|Charles Henry Honorton|
|Born||February 5, 1946
Deer River, Minnesota
|Died||November 4, 1992|
Charles Henry Honorton was an American parapsychologist and was one of the leaders of a collegial group of researchers, including parapsychologists, psychologists, psychiatrists, and physicists who were determined to strictly apply established scientific research methods to the examination of what they called "anomalous information transfer" (extra-sensory perception) and other phenomena associated with the "mind/body problem"--the idea that mind might, at least in some respects, have a physical existence independent of the body.
Over several decades, Honorton conducted many experiments, the most famous and significant of which involved the use of the Ganzfeld technique for creating a state of sensory deprivation. His hypothesis was that the information "channel," or transfer mechanism, in ESP was "weak" and easily diluted or drowned out by normal sensory input.
Honorton consistently sought out criticism from scientists in a number of fields in order to perfect his experimental approach. Consequently some of his most dedicated and sophisticated critics ultimately acknowledge the validity of his methodology even when they still hesitated to accept the implications of his findings. R. Hyman, who chaired a National Research Council Report that earlier dismissed parapsychology, said, after reviewing Honorton's autoganzfeld studies, "Honorton's experiments have produced intriguing results. If...independent laboratories can produce similar results with the same relationships and with the same attention to rigorous methodology, then parapsychology may indeed have finally captured its elusive quary" Hyman, R. (1991)Comment, Statistical Science,6(p.392)
An article by Daryl Bem and Charles Honorton, "Does Psi Exist? Replicable Evidence for an Anomalous Process of Information Transfer" provides a thorough discussion of the Ganzfeld research, criticisms, refinements and implications. Psychological Bulletin 1994, Vol. 115. No. 1, 4-18.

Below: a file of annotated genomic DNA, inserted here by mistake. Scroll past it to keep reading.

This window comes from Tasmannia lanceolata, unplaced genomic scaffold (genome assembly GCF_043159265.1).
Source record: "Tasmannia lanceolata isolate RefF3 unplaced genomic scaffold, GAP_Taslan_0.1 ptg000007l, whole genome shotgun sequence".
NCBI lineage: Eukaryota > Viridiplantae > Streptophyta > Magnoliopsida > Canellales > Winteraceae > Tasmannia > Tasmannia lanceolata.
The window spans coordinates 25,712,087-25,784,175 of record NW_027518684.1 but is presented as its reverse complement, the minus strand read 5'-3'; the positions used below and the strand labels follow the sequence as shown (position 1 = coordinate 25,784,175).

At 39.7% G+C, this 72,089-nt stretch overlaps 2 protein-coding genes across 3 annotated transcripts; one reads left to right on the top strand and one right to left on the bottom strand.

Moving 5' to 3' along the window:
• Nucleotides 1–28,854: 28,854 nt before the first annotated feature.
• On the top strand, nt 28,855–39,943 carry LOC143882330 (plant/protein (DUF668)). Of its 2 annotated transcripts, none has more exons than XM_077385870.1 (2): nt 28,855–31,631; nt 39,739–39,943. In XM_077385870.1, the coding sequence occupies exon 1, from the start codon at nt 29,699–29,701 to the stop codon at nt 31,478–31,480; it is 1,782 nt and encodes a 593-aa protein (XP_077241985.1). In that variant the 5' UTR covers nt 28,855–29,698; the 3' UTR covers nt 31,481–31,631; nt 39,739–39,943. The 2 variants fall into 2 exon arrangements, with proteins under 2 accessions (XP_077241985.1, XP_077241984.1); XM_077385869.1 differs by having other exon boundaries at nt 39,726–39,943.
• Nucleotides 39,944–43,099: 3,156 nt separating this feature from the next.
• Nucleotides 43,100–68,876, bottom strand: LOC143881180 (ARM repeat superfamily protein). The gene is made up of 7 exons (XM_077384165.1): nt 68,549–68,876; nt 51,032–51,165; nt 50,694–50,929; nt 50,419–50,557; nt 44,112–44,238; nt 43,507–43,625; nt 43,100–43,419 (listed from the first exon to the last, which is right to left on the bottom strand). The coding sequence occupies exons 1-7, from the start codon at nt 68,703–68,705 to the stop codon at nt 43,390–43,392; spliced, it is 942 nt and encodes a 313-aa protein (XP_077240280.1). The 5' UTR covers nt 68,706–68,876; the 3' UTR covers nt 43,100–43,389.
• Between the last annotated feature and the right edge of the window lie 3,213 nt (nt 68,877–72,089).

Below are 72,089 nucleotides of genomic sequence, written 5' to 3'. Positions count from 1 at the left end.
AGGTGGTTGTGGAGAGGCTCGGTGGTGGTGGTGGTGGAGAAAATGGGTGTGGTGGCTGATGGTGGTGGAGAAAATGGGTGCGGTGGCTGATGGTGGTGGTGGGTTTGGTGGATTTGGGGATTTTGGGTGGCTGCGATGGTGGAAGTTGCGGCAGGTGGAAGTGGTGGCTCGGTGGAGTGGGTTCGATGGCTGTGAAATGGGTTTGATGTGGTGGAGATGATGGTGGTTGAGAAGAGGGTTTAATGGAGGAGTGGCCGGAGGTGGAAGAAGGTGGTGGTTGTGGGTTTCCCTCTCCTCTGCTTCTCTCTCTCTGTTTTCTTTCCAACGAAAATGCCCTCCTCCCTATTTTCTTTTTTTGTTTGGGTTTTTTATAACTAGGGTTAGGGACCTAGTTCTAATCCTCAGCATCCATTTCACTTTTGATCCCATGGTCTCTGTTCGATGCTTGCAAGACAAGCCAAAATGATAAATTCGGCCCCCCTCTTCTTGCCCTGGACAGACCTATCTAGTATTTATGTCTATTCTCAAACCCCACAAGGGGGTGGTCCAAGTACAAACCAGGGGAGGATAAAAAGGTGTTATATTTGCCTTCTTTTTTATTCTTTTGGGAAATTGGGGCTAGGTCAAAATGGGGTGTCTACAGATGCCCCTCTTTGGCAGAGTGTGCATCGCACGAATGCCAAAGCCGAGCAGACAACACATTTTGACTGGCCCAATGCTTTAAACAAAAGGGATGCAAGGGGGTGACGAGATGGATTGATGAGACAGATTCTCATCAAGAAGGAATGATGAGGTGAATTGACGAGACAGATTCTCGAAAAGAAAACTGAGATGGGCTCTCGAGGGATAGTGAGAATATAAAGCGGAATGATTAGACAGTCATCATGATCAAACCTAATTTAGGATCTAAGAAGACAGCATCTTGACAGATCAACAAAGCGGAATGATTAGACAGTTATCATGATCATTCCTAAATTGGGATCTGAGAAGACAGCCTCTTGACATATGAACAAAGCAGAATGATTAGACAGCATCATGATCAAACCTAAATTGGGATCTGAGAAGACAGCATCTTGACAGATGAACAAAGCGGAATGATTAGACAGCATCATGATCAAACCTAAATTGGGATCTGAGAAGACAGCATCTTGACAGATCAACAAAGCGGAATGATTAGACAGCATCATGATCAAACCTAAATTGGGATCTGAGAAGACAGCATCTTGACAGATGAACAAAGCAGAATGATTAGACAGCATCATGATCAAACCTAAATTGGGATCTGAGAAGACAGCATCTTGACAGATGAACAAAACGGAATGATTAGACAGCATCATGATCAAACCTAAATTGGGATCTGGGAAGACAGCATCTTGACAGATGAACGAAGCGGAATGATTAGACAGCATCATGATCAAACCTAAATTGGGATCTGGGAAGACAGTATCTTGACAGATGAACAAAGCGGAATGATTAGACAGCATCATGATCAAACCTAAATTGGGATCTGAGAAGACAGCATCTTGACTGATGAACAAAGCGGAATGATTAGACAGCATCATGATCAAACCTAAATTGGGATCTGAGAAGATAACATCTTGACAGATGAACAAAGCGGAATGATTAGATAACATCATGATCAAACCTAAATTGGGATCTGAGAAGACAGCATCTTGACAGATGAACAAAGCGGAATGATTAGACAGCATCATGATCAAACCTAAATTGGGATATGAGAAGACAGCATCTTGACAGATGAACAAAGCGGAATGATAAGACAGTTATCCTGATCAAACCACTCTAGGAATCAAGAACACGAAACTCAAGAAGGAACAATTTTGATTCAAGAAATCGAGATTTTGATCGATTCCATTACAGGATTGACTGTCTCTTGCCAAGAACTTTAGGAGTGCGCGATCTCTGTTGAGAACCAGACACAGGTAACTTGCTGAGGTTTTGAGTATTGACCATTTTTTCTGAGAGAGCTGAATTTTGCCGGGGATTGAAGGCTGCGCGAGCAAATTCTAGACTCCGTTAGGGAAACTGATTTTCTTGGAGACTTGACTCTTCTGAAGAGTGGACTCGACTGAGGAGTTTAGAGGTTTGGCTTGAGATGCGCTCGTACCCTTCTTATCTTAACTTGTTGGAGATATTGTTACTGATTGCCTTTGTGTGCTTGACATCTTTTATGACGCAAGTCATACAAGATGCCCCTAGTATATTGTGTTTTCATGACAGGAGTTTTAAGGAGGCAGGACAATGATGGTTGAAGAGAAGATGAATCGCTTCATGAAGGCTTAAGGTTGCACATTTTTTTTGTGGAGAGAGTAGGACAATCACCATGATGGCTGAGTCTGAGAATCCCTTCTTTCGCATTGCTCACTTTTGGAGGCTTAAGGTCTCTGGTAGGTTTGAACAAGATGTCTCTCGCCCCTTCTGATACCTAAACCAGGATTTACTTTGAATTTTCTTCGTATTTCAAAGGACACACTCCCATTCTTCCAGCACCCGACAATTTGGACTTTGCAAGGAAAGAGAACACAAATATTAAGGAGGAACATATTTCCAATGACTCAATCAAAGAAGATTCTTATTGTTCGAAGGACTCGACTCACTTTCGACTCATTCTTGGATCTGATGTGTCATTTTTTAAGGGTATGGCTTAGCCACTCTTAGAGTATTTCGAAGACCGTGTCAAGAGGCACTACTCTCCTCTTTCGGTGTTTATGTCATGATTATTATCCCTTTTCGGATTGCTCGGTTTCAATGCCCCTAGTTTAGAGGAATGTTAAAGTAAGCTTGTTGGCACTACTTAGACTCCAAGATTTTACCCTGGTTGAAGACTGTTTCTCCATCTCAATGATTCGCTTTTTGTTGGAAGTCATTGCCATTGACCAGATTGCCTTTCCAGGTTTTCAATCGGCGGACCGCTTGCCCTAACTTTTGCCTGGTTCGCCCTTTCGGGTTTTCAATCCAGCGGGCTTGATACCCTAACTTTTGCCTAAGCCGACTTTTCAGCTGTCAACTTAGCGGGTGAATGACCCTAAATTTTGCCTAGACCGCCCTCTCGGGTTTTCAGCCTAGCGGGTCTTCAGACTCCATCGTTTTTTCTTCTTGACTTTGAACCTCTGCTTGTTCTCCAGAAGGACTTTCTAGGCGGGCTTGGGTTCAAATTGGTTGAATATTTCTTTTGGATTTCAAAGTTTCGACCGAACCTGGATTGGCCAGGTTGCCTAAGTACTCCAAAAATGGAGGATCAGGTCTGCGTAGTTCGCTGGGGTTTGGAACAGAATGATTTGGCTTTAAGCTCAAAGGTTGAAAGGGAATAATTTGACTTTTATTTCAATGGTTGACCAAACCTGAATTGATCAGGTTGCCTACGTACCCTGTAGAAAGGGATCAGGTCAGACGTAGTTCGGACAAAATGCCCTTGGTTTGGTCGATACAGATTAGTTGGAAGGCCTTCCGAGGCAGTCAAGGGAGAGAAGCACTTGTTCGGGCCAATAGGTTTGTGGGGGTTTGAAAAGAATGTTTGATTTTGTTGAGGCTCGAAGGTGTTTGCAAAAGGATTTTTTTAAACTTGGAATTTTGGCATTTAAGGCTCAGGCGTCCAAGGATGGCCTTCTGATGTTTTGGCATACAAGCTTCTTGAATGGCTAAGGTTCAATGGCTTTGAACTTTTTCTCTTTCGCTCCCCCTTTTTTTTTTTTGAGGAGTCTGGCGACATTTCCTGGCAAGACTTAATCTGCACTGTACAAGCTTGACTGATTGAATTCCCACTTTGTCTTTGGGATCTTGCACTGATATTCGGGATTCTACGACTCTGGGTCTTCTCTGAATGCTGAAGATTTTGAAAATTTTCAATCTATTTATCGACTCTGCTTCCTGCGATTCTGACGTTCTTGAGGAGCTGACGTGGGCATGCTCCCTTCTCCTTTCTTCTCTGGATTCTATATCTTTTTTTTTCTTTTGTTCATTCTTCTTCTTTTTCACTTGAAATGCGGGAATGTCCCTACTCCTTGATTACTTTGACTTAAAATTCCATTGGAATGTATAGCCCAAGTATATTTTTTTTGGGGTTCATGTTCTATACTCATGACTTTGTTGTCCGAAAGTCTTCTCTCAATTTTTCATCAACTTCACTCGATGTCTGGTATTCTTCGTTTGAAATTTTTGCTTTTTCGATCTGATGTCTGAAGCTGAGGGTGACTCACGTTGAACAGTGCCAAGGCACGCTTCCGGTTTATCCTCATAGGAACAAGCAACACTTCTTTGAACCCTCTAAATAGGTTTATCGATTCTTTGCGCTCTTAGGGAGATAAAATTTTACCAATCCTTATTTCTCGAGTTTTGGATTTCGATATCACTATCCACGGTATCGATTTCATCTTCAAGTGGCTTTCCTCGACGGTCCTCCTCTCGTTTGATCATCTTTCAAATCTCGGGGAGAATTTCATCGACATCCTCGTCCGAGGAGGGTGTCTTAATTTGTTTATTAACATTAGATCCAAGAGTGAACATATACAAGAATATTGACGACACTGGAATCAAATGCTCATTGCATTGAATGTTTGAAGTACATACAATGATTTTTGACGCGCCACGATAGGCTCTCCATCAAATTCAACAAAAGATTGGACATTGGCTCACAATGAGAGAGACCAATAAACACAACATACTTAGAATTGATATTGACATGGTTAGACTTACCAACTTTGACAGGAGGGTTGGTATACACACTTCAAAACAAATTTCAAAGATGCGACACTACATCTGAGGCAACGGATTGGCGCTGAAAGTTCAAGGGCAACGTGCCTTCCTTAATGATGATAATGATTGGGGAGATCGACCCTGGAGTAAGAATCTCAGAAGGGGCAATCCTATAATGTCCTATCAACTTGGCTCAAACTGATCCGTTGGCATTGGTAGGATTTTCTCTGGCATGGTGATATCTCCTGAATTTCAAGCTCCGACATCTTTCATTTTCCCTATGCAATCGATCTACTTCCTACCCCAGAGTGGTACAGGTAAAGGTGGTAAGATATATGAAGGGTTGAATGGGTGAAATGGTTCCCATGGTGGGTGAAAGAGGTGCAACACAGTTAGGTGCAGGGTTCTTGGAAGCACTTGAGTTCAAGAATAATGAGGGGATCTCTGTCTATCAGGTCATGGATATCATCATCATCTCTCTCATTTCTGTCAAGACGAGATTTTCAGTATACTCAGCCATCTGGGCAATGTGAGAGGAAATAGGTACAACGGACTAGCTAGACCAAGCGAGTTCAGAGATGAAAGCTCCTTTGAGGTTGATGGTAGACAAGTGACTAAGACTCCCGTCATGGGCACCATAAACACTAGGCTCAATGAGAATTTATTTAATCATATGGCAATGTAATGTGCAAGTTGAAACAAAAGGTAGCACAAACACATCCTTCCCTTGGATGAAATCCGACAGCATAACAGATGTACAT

Honorton rejected the term parapsychology, instead preferring to approach extra-sensory perception as one would any other area of psychophysics, "for the first time in history, we have begun to forge an empirical approach to one of the most profound and ancient of mysteries, the nature of mind and its relationship to the physical world."
Honorton was a research fellow at the Institute for Parapsychology Durham North Carolina from 1966–67, a research associate, then senior research associate, then Director of Research Division of Parapsychology and Psychophysics at Maimonides Medical Center in Brooklyn, New York from. 1967-79. After that he became the Director Psychophysical Research Laboratories in the Forrestal Research Center located in Princeton, New Jersey from 1979-89 and from there he moved on to become a researcher at Edinburgh University from 1991 until his death.
He died in on November 4, 1992 of a heart attack.
Some statisticians argued that the meta-analysis carried out by Honorton that supported an underlying pattern behind parasychological studies was ill-conceived and ignored basic rules of mathematics. Others, however, validated his research. [need quotation to verify]
- EMILY WILLIAMS COOK (November 19, 1992). "Obituary: Charles Honorton". The Independent.
- John Palmer (March 8, 1987). "Why Is Science Spooked by 'psi'?". The Washington Post.
- Susan Watts (February 15, 1993). "The American Association for the Advancement of Science: Magician presents evidence of ESP". The Independent.
- John Palmer (March 8, 1987). "Pink Noise and Dice". The Washington Post.
- Harris, M. J. & Rosenthall, R. (1988) Human Performance Research: An Overview, Washington, D. C.: National Academy Press